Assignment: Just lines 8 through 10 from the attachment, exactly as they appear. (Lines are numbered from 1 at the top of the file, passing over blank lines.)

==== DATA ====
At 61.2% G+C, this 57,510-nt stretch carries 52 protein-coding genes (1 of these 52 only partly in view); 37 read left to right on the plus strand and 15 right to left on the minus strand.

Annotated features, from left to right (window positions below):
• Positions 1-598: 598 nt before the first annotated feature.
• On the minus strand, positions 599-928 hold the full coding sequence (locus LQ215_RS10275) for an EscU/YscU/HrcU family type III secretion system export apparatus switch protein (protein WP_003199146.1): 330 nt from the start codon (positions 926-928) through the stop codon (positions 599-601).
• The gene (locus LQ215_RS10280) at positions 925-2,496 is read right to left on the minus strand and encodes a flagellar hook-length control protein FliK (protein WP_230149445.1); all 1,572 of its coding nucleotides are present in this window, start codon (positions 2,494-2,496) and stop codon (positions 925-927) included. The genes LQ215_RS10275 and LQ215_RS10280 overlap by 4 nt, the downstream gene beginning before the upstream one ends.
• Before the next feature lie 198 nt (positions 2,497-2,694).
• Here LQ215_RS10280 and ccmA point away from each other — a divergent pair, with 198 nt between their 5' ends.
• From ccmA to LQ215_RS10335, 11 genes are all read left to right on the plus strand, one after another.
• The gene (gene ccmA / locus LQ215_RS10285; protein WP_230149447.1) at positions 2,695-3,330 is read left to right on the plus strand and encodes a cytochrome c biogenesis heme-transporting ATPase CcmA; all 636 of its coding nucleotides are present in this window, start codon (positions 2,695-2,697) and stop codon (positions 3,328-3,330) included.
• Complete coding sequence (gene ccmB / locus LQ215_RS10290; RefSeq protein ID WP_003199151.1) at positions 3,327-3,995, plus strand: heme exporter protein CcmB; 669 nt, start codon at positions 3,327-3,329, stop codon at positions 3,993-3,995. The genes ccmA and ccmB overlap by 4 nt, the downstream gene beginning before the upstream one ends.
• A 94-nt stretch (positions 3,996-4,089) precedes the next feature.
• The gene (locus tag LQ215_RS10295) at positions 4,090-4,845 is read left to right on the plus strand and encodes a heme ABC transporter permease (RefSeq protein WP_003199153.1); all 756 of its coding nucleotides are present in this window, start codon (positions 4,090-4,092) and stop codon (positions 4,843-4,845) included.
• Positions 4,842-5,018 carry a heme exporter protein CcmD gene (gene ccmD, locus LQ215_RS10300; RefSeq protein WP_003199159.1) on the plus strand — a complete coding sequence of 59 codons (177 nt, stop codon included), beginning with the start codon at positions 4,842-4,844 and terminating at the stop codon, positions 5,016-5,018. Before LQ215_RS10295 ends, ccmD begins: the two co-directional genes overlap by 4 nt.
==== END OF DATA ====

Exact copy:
• From ccmA to LQ215_RS10335, 11 genes are all read left to right on the plus strand, one after another.
• The gene (gene ccmA / locus LQ215_RS10285; protein WP_230149447.1) at positions 2,695-3,330 is read left to right on the plus strand and encodes a cytochrome c biogenesis heme-transporting ATPase CcmA; all 636 of its coding nucleotides are present in this window, start codon (positions 2,695-2,697) and stop codon (positions 3,328-3,330) included.
• Complete coding sequence (gene ccmB / locus LQ215_RS10290; RefSeq protein ID WP_003199151.1) at positions 3,327-3,995, plus strand: heme exporter protein CcmB; 669 nt, start codon at positions 3,327-3,329, stop codon at positions 3,993-3,995. The genes ccmA and ccmB overlap by 4 nt, the downstream gene beginning before the upstream one ends.